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Diet recommendation of elderly Indians Senior citizens need more of vitamins and minerals to remain healthy and active

Body composition changes with advancing age and these changes affect nutritional needs of the elderly. Elderly or aged people require reduced amounts of calories, as their lean muscle mass and physical activity decrease with ageing. Elderly are more prone to diseases due to lowered food intake, physical activity and resistance to infection.

Good/healthy food habits and regular comfortable level of physical activity are required to minimise the ill effects of ageing and to improve the quality of life. Elderly need adequate amounts of protein, carbohydrates, fat, vitamins, minerals and dietary fibre. Elderly need more Calcium, Iron, Zinc, Vitamin A and antioxidants to prevent age-related degenerative diseases and for healthy ageing.

The elderly population is prone to various nutritional deficiencies. Therefore, the elderly need nutrient-rich foods rich in calcium, micro-nutrients and fibre. Apart from cereals and pulses, they need daily at least 200-300 ml of milk and milk products and 400 g of vegetables and fruits to provide fibre, micro-nutrients and antioxidants. The inclusion of these items improves the quality of the diet and bowel function. Flesh foods and eggs should be included if possible. Food needs to be well cooked, soft and less salty and spicy. Small quantities to be consumed at more frequent intervals and adequate water should be consumed to avoid dehydration, hyponatraemia and constipation.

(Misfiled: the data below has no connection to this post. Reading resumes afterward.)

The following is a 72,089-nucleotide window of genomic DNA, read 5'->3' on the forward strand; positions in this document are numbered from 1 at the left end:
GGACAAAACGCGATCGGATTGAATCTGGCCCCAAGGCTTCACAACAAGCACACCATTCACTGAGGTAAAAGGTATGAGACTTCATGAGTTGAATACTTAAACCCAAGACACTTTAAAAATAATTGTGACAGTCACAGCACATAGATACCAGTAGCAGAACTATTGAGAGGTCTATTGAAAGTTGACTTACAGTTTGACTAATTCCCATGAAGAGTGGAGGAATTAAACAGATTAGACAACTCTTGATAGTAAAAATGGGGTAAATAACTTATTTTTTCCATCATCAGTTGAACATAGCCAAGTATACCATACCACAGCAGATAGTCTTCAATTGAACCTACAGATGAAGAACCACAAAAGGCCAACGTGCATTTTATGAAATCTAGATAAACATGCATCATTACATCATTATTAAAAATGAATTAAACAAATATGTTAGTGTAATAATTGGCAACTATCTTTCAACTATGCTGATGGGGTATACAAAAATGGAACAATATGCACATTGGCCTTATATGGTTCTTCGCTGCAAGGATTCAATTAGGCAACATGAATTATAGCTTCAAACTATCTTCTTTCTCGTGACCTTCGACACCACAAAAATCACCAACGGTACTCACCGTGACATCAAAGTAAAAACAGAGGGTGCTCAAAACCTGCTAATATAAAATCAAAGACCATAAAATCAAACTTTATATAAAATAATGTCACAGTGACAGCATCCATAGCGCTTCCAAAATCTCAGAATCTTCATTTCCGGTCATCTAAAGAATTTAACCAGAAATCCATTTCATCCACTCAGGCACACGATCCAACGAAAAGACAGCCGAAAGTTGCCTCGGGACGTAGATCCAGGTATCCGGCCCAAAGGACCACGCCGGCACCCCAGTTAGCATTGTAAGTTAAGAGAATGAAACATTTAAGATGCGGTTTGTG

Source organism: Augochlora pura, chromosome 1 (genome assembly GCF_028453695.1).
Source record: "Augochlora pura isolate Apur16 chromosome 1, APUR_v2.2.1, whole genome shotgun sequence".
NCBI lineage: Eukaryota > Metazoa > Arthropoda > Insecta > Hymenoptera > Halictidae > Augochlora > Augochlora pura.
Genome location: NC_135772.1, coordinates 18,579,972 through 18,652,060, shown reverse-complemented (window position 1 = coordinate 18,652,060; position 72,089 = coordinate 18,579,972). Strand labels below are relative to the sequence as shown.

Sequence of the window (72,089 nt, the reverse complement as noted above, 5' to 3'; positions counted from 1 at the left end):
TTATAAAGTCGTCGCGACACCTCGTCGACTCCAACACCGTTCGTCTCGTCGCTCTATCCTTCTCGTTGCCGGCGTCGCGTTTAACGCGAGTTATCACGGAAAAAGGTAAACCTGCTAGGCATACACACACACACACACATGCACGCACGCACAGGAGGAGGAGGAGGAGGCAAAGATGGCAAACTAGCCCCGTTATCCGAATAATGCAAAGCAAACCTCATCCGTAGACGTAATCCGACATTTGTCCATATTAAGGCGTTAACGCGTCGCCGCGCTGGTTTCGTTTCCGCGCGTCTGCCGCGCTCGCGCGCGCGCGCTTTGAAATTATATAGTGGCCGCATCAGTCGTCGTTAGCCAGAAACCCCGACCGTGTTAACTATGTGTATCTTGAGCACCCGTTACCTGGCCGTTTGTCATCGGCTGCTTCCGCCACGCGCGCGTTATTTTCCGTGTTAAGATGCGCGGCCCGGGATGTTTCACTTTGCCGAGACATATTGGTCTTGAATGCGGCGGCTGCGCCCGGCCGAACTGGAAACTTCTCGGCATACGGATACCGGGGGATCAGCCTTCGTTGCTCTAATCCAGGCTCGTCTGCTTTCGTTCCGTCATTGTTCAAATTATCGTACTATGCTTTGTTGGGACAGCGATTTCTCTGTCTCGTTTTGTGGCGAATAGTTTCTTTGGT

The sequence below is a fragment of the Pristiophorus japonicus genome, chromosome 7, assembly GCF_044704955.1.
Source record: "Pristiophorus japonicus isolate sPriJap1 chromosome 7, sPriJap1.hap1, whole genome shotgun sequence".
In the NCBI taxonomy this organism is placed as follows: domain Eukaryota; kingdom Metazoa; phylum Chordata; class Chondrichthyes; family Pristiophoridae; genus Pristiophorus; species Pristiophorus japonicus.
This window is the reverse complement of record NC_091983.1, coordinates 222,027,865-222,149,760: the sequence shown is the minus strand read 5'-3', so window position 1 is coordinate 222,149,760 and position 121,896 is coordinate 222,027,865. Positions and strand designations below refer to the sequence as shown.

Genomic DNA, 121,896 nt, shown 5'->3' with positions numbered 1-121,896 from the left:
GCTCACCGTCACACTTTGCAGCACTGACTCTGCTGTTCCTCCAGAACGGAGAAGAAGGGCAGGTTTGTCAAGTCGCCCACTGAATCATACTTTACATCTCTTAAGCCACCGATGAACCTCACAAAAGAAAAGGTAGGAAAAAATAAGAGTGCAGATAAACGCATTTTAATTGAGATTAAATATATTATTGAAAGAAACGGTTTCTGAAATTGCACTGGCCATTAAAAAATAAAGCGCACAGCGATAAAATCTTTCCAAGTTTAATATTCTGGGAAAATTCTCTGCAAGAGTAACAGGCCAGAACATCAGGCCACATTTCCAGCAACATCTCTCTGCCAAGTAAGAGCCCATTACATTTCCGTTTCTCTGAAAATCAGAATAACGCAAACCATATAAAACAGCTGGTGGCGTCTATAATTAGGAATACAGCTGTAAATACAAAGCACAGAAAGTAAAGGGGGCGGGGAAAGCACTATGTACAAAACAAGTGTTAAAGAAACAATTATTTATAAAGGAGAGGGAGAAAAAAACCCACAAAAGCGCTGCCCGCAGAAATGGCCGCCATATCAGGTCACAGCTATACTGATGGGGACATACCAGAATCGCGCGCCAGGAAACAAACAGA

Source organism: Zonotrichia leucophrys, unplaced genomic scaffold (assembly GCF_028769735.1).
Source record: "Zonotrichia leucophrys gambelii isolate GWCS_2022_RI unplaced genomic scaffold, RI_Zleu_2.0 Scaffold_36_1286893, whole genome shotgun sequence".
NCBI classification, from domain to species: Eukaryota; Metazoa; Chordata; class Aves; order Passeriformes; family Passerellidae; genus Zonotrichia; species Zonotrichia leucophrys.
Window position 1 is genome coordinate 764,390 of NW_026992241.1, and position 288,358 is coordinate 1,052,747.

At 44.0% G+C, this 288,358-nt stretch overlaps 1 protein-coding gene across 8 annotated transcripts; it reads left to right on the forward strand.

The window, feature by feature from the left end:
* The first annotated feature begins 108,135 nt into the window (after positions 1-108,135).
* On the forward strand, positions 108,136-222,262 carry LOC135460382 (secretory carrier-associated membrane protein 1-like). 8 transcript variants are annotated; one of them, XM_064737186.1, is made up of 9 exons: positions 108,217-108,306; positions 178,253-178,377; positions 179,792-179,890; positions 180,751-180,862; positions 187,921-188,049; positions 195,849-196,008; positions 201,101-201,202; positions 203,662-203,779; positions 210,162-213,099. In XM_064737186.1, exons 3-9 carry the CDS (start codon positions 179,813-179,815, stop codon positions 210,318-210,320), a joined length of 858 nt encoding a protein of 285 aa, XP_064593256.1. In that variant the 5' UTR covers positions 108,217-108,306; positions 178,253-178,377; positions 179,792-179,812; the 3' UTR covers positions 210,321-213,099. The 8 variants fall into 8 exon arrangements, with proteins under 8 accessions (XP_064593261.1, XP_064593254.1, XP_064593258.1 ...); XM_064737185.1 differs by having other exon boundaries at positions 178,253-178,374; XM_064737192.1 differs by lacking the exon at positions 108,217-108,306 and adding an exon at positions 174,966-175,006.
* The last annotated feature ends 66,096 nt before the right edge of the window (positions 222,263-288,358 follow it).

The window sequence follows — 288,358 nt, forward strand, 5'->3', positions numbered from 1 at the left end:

The recommended daily intake of fat oil should not exceed 20 g in elderly. Use of ghee, butter, vanaspati and coconut oil should be limited. The elderly need foods rich in protein such as pulses, toned milk, egg-white etc.

Demystifying some myths of Pregnancy.

By Dr Jay Mehta

Q: What is the role of doing Pregnancy Yoga?

A: Frankly speaking, no role.  But it’s a  fashion statement.

Q: What is the role of Cord Blood Banking?

A: No  Role.  No proven benefit.  Most countries have introduced restricted usage on the same.

Q: What is the safest way to travel to work  in pregnancy?

A: Train or Metro. Least amount of jerks.

Q: What is the role of eating Papaya in Pregnancy?

A: Many women suddenly start hating papaya in pregnancy. Mothers-in-law especially. However, it’s a very mild abortifacient.

Q: Can a Pregnant lady eat non-veg Food?

A: She can eat and cook non-veg, as much as she wants. No problem at all.

Q: Which is the best exercise to do to have a normal delivery?

A: Walking every day.

Q: Am I allowed to wear Jeans in Pregnancy?

A: Absolutely. In fact pregnancy, specific jeans are also available. Needless to mention – maintain proper hijaab.

Q: What is the role of doing Maalish post delivery?

A: No significant role. It’s a source of income for the massage lady.

Q: What is the role of eating Raab and Sheera post delivery?

A: Both promote fat deposition. Both help to gain weight. Both are not recommended.

Q: How soon can a lady post LSCS start doing exercise?

A: Theoretically 6 weeks. Practically 12 weeks.

Benefits of walking.

“Walking is a man’s best medicine.” Walking combined with good sleep and a healthy diet can help you avoid the doctor altogether.